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Need Help to reduce SG.

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Peter Butt

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I have brewed a number of kit wines so I decided to try a natural berry wine. I used Blueberry, Partridge Berry and Squash Berry combination. I had it fermenting for 33 days and thought fermenting was done until I checked the SG which was still 1.020. Most of my wine kits ferment at 14-21 days. I racked the wine but decided to return it back into the brewing bucket. What is my next move? Should I add more yeast? or just wait?
 

pgentile

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Need more info. You are at 1.020 now, what did it start at? What yeast did you use?
 

Peter Butt

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I am not quite sure of an accurate reading at the beginning. I can remember placing the hydrometer in the wine and thinking that it was really high ...like 1.10. Definitely higher than the wine kits that I have done. I used a typical wine yeast . Small pack... I think it was called Lalvin. The squashberry is also called High Bush Cranberry.
 

pgentile

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If you started at 1.100 and are now 1.020 you are at 10.5% ABV. There are many threads here on dealing with a stuck fermentation. Most don't succeed but a few do.

Some get yeast going again with yeast energizer and yeast starter. Lavlin has a few yeast strains that can handle 12-16%ABV.

If you're starting SG was higher than 1.100 you could be at your yeast toleration already. If that's the case no matter what you do yeasts aren't going to finish it off.

I had a stuck 5 gl batch of blackberry wine a few years ago, couldn't get is restarted, I had added too much sugar to the recipe. I ended up blending a gallon of it into the next 5 batches I did of various kits. All fermented dry and were pretty good.

Good luck.
 

Scooter68

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It would be helpful to know more about the steps you followed, what you added and the quantities of what you added. The pH and SG at starting are also very important especially when you are making a DIY wine instead of a kit.

The Yeast may have exceeded it's max Alcohol limits, run out of nutrients or the must may be too acidic or to alkaline. The latter condition can lead to bacteria infections so if you have a pH meter or TA test kit, now would be a good time to use them.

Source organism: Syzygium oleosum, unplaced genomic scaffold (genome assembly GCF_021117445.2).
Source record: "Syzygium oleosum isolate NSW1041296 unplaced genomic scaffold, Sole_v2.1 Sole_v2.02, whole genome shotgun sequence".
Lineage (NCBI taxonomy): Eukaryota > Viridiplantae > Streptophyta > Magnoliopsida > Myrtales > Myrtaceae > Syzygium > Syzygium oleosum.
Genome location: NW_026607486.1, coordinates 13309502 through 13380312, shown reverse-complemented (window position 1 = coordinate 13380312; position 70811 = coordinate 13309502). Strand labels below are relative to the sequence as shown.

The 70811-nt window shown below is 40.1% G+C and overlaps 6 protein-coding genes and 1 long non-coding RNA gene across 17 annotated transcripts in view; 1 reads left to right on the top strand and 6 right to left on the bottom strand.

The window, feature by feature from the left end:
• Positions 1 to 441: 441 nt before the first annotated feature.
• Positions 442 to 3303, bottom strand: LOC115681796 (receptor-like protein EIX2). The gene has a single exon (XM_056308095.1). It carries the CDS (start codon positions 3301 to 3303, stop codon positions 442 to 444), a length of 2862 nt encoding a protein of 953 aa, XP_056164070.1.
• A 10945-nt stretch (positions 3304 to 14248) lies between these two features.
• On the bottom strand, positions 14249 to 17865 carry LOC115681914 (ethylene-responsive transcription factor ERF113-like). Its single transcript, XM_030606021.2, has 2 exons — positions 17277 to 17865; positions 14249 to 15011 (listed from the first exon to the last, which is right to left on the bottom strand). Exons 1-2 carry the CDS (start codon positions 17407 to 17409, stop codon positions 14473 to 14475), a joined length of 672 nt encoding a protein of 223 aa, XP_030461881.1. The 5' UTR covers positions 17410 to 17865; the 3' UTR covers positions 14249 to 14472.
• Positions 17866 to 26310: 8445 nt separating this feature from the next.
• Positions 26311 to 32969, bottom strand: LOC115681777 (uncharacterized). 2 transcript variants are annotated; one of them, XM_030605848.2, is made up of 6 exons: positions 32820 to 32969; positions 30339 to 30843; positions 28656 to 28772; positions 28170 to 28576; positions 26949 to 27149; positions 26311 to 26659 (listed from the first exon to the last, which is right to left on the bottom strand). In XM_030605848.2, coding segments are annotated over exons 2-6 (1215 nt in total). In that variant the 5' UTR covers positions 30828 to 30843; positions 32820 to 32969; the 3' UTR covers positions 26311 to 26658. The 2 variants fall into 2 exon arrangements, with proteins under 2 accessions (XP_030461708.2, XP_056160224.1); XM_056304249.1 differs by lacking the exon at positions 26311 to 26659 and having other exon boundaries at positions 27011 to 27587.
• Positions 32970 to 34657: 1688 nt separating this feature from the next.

For future reference, even with kit wines, it pays to keep good records of what and when along with all readings AND readings before you start are far more important than readings at present. (You can always to take a reading to determine current conditions.) With wines, if you don't know where you started, you don't really know where you are going. You can always go take a new reading "In process" but without those starting point readings it becomes more guesswork to solve problems.

By the way Blueberry based wines are notorious for being highly acidic and pushing yeasts beyond their limits in terms of acid.
 

mainshipfred

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As the others have said record keeping is important. It would be nice to know if or when the active fermentation stopped. If the wine has been sitting for to long with no activity you could have an oxygen spoilage issue.
Again not knowing everything I would recommend adding a nutrient and either EC-1118 or KV-1116 or anyother champagne yeast. The following link is from Scott Labs regarding stuck fermentation. Good luck and welcome to the forum.

http://www.scottlab.com/uploads/documents/downloads/136/Recommended Method to Restart a Stuck Fermentation 2017.pdf
 

meadmaker1

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Taking a picture of starting sg helps. If you are not certain of the reading you can post it and others will help. lavin makes several yeasts. Know what you use so you can figure out what works best with what types and what you like.
 

Peter Butt

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Thanks everyone. I realize now I needed to keep better records. As an excuse, after doing 20 plus kits, the procedure just comes automatic. It is totally different from a DIY wine. I have racked the wine into a secondary now hoping for the best. I will wait for 7-10 days and then clear. Hopefully my bottles will be strong enough to hold it. Thanks again.
 

meadmaker1

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I've never done a kit.
I get the same thing routine. I tend to repeat a lot of things but took the time to write my methods down, then record any variations I might choose. Like differant yeast, and higher or lower starting sg.
Dont bottle any time soon, weeks at least.
Let it clear on its own and treat it with sorbate and k meta before bottling.
Or store the bottles in leak proof containers and not in your house.
Othervwise we'll all get a laugh when you learn the bottle bomb lesson and post about it.
Not that I will be funny at all, rather remebering our own disasters.
 
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